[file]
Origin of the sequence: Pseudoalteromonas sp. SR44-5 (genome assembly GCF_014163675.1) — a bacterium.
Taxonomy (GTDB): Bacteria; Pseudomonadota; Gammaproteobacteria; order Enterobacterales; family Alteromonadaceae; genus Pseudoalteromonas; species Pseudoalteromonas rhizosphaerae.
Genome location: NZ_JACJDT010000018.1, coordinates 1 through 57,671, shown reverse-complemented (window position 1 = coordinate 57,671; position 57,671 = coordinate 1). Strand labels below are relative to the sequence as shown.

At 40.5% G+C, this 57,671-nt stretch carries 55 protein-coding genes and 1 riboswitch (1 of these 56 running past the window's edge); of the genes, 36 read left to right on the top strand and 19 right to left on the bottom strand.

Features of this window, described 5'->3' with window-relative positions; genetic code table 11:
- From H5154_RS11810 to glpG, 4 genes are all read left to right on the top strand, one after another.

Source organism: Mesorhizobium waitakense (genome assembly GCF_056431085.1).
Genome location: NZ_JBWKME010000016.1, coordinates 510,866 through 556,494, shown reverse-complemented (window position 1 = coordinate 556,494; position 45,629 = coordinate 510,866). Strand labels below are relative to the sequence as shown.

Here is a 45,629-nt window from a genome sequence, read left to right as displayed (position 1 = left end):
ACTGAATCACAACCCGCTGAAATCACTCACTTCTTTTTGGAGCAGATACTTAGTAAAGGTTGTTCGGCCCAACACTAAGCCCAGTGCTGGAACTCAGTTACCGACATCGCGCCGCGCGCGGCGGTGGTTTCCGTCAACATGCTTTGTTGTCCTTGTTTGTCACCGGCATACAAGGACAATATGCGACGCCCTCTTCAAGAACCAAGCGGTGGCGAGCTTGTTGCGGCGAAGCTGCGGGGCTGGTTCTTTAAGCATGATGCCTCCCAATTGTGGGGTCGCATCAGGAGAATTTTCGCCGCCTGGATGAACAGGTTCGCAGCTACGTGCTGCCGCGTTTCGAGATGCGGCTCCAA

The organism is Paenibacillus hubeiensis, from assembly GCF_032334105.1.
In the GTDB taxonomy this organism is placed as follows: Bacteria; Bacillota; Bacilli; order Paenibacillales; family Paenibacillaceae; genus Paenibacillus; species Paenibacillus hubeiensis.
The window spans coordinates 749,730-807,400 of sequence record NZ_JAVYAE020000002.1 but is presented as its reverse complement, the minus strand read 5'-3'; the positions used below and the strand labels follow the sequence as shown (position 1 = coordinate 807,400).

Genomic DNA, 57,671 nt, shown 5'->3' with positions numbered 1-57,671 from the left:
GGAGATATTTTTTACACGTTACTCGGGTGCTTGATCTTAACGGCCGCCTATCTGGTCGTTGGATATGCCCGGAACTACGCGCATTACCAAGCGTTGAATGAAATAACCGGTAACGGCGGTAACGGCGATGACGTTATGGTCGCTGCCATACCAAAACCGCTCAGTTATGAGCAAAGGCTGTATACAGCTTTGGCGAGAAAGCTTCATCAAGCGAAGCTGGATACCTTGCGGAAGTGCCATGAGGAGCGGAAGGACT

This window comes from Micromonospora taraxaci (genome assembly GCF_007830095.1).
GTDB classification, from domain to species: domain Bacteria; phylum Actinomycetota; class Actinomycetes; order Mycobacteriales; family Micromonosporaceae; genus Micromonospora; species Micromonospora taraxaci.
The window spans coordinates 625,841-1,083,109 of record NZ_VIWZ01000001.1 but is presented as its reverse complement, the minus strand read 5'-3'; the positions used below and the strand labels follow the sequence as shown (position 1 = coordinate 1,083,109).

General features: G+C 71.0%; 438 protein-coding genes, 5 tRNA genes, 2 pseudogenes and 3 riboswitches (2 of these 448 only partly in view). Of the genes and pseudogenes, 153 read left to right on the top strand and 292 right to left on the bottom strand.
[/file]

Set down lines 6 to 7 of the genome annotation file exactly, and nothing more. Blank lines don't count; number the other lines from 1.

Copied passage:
- From H5154_RS11810 to glpG, 4 genes are all read left to right on the top strand, one after another.

Source organism: Mesorhizobium waitakense (genome assembly GCF_056431085.1).